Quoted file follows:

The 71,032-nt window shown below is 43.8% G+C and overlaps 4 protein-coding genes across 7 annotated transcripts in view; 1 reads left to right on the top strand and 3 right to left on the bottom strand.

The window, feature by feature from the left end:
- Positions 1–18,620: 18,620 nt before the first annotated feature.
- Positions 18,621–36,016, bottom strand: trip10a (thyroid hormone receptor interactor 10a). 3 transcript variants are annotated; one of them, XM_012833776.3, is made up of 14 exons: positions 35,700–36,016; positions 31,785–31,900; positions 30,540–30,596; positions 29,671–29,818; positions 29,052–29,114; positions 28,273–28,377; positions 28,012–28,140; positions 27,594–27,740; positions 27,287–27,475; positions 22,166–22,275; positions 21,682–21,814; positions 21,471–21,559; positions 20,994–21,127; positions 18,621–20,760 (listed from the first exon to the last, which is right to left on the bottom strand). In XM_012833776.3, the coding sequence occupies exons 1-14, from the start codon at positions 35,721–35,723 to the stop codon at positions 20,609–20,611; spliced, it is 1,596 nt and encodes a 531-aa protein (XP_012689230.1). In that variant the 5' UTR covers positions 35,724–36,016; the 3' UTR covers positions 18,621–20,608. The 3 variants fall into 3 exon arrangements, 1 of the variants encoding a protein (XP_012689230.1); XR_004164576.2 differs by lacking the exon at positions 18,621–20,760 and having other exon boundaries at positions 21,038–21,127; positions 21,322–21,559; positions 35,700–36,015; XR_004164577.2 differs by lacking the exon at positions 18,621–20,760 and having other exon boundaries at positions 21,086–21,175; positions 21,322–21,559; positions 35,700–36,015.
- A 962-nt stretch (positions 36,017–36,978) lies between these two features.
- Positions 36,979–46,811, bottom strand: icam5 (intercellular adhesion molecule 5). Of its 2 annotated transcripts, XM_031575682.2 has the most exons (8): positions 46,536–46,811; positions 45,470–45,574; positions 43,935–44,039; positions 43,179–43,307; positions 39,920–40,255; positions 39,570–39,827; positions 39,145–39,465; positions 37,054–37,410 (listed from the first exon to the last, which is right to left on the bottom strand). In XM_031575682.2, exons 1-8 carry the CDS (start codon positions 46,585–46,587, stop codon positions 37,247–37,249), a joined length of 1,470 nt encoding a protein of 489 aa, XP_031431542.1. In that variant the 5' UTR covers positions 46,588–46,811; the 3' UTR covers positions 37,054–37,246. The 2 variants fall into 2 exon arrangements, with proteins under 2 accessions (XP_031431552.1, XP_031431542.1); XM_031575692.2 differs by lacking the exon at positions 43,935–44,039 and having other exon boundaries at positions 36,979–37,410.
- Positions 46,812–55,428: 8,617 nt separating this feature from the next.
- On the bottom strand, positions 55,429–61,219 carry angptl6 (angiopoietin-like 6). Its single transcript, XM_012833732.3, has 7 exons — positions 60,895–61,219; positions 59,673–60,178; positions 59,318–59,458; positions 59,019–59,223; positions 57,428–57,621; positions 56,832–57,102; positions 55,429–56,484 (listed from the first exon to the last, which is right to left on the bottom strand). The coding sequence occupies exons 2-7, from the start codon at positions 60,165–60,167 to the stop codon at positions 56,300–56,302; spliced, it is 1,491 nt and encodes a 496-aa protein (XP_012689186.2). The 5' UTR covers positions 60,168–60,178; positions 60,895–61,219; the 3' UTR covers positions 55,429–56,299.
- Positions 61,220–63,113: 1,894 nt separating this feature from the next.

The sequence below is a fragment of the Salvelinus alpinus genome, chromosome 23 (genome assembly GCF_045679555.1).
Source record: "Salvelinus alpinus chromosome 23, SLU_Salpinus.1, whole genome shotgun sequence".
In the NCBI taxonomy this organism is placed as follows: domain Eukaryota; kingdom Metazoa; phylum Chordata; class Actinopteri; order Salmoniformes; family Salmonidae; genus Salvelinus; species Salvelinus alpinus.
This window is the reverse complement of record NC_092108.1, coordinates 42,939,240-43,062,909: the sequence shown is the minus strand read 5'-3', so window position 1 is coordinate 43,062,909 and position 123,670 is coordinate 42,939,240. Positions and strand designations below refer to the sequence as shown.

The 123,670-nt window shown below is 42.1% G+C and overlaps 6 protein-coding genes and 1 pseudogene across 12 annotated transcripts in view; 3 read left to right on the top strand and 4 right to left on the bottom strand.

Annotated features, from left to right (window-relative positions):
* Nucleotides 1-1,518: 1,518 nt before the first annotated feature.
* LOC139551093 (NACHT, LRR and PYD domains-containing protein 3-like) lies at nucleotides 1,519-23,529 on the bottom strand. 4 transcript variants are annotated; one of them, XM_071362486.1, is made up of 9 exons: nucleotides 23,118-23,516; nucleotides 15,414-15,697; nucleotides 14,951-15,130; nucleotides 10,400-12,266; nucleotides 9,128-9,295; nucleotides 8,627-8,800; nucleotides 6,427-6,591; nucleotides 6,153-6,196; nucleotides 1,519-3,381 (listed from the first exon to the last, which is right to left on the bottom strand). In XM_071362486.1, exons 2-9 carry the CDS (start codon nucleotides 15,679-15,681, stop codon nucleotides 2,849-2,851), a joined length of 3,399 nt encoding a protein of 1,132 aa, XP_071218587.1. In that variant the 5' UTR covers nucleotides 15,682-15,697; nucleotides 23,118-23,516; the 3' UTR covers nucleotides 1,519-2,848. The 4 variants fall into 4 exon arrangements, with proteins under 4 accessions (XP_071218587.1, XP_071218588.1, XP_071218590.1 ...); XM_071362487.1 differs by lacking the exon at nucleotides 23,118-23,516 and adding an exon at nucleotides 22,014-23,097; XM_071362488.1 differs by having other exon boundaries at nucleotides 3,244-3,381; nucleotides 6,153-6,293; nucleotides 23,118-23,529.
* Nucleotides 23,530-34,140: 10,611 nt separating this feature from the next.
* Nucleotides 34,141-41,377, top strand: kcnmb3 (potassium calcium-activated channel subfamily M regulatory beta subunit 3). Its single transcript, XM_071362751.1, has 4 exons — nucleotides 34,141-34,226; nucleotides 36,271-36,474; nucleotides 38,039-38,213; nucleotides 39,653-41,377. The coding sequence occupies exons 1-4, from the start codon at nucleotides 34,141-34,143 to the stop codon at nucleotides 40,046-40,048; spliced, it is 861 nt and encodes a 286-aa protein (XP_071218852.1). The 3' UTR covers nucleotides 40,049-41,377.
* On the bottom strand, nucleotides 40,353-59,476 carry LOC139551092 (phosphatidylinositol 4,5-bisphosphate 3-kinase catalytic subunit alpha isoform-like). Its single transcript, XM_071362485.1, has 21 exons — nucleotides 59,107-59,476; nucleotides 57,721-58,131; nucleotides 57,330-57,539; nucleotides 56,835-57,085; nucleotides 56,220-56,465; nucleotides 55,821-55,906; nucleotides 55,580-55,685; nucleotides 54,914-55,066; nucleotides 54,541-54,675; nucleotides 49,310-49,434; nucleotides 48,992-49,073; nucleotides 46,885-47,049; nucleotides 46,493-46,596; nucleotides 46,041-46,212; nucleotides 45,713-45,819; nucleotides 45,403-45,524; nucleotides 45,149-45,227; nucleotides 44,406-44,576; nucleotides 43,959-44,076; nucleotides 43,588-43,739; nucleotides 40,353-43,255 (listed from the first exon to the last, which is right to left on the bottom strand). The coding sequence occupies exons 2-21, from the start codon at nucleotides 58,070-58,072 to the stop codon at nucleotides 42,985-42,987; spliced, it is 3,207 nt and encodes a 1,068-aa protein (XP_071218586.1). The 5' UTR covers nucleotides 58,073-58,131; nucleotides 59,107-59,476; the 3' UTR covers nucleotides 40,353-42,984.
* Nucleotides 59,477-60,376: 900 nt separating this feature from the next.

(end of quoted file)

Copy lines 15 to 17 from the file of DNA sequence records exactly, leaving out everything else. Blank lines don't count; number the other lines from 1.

Annotated features, from left to right (window-relative positions):
* Nucleotides 1-1,518: 1,518 nt before the first annotated feature.
* LOC139551093 (NACHT, LRR and PYD domains-containing protein 3-like) lies at nucleotides 1,519-23,529 on the bottom strand. 4 transcript variants are annotated; one of them, XM_071362486.1, is made up of 9 exons: nucleotides 23,118-23,516; nucleotides 15,414-15,697; nucleotides 14,951-15,130; nucleotides 10,400-12,266; nucleotides 9,128-9,295; nucleotides 8,627-8,800; nucleotides 6,427-6,591; nucleotides 6,153-6,196; nucleotides 1,519-3,381 (listed from the first exon to the last, which is right to left on the bottom strand). In XM_071362486.1, exons 2-9 carry the CDS (start codon nucleotides 15,679-15,681, stop codon nucleotides 2,849-2,851), a joined length of 3,399 nt encoding a protein of 1,132 aa, XP_071218587.1. In that variant the 5' UTR covers nucleotides 15,682-15,697; nucleotides 23,118-23,516; the 3' UTR covers nucleotides 1,519-2,848. The 4 variants fall into 4 exon arrangements, with proteins under 4 accessions (XP_071218587.1, XP_071218588.1, XP_071218590.1 ...); XM_071362487.1 differs by lacking the exon at nucleotides 23,118-23,516 and adding an exon at nucleotides 22,014-23,097; XM_071362488.1 differs by having other exon boundaries at nucleotides 3,244-3,381; nucleotides 6,153-6,293; nucleotides 23,118-23,529.